“When we’re dealing with the high tide of political differences, it’s about relating to others from a place of humanity,” says Eatman.
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“We have to keep remembering that the wisdom not only lies within ourselves, but in our collective wisdom. We have to keep connecting. The degree to which I can connect with someone allows me to tap into our common humanity.”
Holding emotional space
As a black man in a predominantly white community, Michael Eatman finds the question of race difficult to ignore. And one stereotype he has had to overcome is that of the angry black man. He recalls a colleague who asked him if he ever got angry. “As a man of color, often times I learned to button things up nice and quick. So I said, ‘I don’t really get angry.’ Which is not really true. I’m a human being. I took a couple of weeks to think about it. Then I realized I do get angry! Because of the situations people of color find themselves in, I could be angry all the time. The thing is, I need you to give me the space to be angry. So that when I do get angry, you don’t say, ‘There is a black person that is getting angry.’ It’s a reciprocal trust relationship situation in which you can handle my anger and then I can also be who I am.”
This concept, of holding space for emotions, is essential in the nitty-gritty work of reaching across the divide to connect with the other side. It will be uncomfortable at times. Emotions will come up for both parties that they need to be able to share in a non-threatening way. And the only way you can do that is through a mix of trust and honesty.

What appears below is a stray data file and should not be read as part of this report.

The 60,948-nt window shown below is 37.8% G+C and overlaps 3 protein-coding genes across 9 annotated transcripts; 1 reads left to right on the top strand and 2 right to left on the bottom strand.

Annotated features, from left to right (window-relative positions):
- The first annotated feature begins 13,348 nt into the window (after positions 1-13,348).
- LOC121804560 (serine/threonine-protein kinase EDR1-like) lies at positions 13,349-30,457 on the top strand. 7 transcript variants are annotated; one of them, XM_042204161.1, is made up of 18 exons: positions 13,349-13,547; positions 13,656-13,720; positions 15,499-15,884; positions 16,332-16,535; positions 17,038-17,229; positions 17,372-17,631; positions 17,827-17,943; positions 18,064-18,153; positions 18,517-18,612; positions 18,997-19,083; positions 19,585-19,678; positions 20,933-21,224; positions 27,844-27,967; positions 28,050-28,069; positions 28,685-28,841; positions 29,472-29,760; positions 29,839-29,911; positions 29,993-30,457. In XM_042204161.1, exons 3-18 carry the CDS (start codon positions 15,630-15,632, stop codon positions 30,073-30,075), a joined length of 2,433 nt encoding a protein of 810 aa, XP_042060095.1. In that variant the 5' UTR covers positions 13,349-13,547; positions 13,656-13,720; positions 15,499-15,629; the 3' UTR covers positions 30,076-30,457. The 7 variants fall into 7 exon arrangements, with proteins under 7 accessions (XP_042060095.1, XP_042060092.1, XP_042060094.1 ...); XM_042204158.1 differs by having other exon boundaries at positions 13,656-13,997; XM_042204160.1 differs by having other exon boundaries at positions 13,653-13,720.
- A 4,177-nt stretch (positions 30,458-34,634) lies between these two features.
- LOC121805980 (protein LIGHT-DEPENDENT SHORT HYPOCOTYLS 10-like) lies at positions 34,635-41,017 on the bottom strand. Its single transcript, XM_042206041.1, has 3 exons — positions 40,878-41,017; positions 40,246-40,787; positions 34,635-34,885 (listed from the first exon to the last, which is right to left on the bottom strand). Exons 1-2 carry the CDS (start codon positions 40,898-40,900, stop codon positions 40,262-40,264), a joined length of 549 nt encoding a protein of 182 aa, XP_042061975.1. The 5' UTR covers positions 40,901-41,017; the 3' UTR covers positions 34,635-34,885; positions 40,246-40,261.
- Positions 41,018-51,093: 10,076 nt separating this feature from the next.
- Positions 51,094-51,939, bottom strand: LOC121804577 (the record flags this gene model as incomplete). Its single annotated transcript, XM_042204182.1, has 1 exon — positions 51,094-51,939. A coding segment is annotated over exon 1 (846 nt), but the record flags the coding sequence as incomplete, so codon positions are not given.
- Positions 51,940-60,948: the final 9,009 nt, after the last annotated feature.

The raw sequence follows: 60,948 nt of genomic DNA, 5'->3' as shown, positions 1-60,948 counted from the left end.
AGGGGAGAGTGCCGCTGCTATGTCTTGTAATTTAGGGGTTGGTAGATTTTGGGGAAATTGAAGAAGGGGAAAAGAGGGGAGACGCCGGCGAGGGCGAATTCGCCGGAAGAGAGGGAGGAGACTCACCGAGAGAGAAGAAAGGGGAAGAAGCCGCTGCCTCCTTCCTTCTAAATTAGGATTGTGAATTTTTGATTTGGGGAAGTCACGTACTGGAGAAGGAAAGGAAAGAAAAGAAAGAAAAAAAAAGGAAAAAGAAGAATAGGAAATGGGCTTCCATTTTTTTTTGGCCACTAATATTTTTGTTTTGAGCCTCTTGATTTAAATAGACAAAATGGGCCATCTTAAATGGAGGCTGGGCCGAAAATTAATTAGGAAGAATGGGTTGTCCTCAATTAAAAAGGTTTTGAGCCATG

Michael doesn’t shy away from the fact that talking about race and politics may lead to offense, but he feels in control of his reaction: “Six Seconds’ philosophy is really powerful for allowing you to say, ‘What’s the potential that’s within me to make a choice?” For example, “if someone is saying something to me in an offensive way, I can communicate with them, that, as a black man, that’s really offensive, and because I treasure our relationship, I really want to make sure you understand what’s happening to me.”
Reaching Across the Divide… One Person at a Time
Connecting to each person, be it a stranger or a friend with different views, builds trust and community. Michael says the key is reaching out even when it feels uncomfortable: “We have to forge relationships, one person at a time; see who we can connect with. Then we connect to a few more. It’s mobilizing individuals around a positive action and hope.”
And this is a man who is walking the walk, in large part because he strives to be a living example to his kids of community building. Recently he was out to dinner with his family and saw a young Hispanic woman with a sign asking for money. “I saw her and I said to myself, ‘Someone else will help her.’ We went to eat, and an hour later she was still there. I was curious. I asked her what she was doing. She said she needed $100 to rent a car so she could take her driving test. I gave her a few dollars. I asked myself, ‘Do I want to engage?’ I could have felt fine about giving her money and said, ‘See you later.’ Instead I said, ‘If you can’t raise this $100, text me, and I’ll see what I can do.’
A week later she called me and asked if I still wanted to help her. I had to ask myself if I wanted to go beyond the moment. I said, ‘Okay, I’ll help you.’ We met at the D.M.V. She got in my car to take her test, a perfect stranger. I was afraid she might destroy my car. But she passed the test! Her name was Athena. She started crying. She called her cousin, she says, ‘We did it!’ She hugged me twice and then she left. I thought, ‘What a way to be able to trust in humanity!’ I had to really use consequential thinking. If a person needs help, I need to get the best information I can to make this a better community.”
One person at a time, we start reaching across the divide and building bridges.
This article is an updated version of Rachel Goodman’s article, Using EQ to Build Trust Across Racial and Political Divides.